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Interdisciplinary Public Scholarship, Economic Empowerment, and Community Development
In the Economic Empowerment and Global Learning Project (EEGLP) at Lafayette College (eeglp.lafayette.edu), interdisciplinary public scholarship (IPS) serves as a pillar for the work of students and faculty as they engage in dynamic and diverse community partnerships. As important forums for teaching, learning, scholarship, and citizenship, these partnerships allow institutions to enact their missions related both to advancing students' academic, intellectual, and citizenship development, and to contributing to the public good (Cantor 2003). The EEGLP focuses on strengthening community members' capacity to achieve dignity, agency, and empowerment by collaboratively mapping and awakening the market and social value of their latent assets.
Principles and Frameworks
Interdisciplinary Public Scholarship (IPS) is a way of creating new knowledge through collaborative co‑learning about, with, and for diverse publics and communities (Ellison and Eatman 2008). Through IPS, faculty, students, and community members combine their knowledge and human capital while addressing pressing concerns related to economic development and civil society. Students and faculty working on IPS projects gain an appreciation for how interfacing "learned literature" with experiential knowledge can yield new scholarship on these matters. Meanwhile, community residents strengthen their capacity as agents of their own well-being and of their communities' economic development.
By connecting community voice to economic entrepreneurship and inclusive and socially just development, IPS safeguards against approaches where the welfare of individuals and communities depends on the "generous and wise imagining" of well-meaning and better resourced "others" (paraphrasing Scarry 2002, 99). Instead of playing a mere feedback role, community stakeholders involved in IPS act as key drivers of their own aspirations and pursuits for development and renewal (Hutchinson, Clayton, and Miller 2014). By locating ownership of and agency over collective ideals within an inclusive exchange process, IPS minimizes the risk that projects will commoditize community life at the expense of its social value. Through IPS, stakeholders establish the market value of their capacities and assets while exercising the basic liberty of engaging in socially valuable exchange (Sen 1999).
Building on the principles of IPS, the EEGLP framework consists of three overlapping dimensions:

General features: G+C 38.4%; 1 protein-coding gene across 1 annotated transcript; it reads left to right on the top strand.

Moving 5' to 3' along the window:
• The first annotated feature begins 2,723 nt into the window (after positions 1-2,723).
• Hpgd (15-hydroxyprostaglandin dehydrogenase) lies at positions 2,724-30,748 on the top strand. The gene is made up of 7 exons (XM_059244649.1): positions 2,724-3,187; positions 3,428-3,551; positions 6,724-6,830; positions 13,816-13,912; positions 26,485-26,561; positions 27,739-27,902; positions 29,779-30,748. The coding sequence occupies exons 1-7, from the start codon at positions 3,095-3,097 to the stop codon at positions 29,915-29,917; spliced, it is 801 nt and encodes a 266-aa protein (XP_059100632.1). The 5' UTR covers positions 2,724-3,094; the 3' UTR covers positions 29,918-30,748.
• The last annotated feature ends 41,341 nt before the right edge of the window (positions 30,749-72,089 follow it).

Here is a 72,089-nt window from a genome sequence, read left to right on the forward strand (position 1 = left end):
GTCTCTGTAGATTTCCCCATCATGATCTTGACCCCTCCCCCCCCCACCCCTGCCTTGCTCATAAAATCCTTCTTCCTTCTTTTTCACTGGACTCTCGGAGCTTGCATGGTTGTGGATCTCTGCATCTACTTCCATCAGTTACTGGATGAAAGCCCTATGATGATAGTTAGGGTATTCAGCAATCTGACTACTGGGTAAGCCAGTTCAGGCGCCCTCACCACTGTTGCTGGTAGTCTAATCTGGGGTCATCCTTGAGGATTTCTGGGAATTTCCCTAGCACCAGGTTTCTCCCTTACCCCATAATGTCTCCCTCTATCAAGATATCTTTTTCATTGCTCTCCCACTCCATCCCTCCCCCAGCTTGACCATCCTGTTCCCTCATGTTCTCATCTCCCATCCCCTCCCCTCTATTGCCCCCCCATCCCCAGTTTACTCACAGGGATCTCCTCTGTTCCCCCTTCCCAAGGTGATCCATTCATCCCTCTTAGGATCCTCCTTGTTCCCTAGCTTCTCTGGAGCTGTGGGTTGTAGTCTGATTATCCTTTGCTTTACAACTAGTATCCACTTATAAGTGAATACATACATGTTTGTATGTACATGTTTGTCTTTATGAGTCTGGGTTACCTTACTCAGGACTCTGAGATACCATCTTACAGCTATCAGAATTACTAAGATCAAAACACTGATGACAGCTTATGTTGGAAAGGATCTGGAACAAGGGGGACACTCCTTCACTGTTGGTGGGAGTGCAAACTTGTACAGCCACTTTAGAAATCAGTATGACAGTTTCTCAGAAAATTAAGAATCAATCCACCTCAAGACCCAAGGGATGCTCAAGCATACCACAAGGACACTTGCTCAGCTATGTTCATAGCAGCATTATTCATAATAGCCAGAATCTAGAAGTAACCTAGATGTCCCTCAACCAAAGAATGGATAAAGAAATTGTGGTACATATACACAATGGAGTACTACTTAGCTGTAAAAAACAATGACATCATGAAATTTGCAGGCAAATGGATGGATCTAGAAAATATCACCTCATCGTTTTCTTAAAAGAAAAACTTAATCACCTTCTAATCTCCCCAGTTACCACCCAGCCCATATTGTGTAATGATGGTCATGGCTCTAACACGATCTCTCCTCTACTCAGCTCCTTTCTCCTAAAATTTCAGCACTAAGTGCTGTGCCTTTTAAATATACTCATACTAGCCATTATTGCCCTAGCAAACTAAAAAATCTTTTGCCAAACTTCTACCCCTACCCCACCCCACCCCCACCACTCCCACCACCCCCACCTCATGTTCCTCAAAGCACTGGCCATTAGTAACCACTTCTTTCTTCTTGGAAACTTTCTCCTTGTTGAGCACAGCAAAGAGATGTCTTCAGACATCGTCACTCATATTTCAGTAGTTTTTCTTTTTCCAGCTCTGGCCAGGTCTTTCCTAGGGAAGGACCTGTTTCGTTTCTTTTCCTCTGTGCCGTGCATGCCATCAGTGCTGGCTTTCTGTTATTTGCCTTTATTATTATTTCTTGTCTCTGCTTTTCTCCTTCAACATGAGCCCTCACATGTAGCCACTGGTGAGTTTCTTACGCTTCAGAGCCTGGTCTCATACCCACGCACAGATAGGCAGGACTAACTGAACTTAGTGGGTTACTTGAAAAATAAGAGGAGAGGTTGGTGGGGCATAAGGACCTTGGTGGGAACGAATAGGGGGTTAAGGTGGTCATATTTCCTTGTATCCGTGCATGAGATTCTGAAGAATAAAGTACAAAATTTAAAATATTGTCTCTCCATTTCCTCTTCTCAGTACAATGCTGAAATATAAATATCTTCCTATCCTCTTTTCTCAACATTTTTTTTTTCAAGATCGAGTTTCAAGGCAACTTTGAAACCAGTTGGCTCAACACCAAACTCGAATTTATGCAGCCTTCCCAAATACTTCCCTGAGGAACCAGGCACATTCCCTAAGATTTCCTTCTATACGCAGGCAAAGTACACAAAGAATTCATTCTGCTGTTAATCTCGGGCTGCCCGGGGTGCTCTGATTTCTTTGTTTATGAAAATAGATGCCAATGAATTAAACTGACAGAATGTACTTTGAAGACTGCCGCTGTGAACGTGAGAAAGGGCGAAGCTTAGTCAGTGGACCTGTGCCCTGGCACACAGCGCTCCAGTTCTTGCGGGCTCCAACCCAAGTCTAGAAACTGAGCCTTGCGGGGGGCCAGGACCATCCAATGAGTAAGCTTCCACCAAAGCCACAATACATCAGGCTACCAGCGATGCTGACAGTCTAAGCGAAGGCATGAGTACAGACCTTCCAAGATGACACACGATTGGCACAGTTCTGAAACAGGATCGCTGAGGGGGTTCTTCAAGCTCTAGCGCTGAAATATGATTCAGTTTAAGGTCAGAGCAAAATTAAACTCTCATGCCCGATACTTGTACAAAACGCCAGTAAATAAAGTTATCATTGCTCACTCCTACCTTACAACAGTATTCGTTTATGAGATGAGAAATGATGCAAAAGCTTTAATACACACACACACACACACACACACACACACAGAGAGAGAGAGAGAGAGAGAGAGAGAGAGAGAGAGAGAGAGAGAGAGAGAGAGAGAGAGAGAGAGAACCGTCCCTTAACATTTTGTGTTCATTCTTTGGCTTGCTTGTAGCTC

- an emphasis on economic development as expanding peoples' capacity to live with dignity and freedom;
- a search for a paradigm where individual and community agency and capacity for problem solving provide the foundation for socially just, inclusive, and sustainable development;
- an interest in a pedagogy that offers useful learning and knowledge-making opportunities to students.
The EEGLP takes a broadly global orientation across these dimensions, following philosopher Martha Nussbaum's view of liberal education as promoting the ability to "recognize the worth of human life wherever it occurs and [to] see [oneself] as bound by common human abilities and problems to people who lie at great distance from us" (Nussbaum 1997, 9).
Since its founding in 2007, the EEGLP has helped incentivize civically focused business entrepreneurship in several different communities. Three EEGLP projects are summarized below.
Whitesburg, Kentucky. Since spring 2014, the EEGLP has worked with the arts and cultural organization Appalshop to enhance its capacity to sustainably meet the emergent demands of its mission of promoting, celebrating, and preserving the culture of the Appalachian region as a platform for community and regional economic development. Working with local stakeholders, students and faculty have mapped not only Appalshop's tangible assets (which include a theater company, a media institute, and a radio station), but also its underlying foundational assets (such as humanness, authentic voice, and the capacity for cultural preservation), which contribute to the design of products such as a computer game that teaches antibullying skills. The team has also analyzed Appalshop's ability to stimulate inclusive and sustainable economic development for the city of Whitesburg and the Appalachian region.
Economic Empowerment and Global Learning Project citrus garden, New Orleans (Photo courtesy of Lafayette College)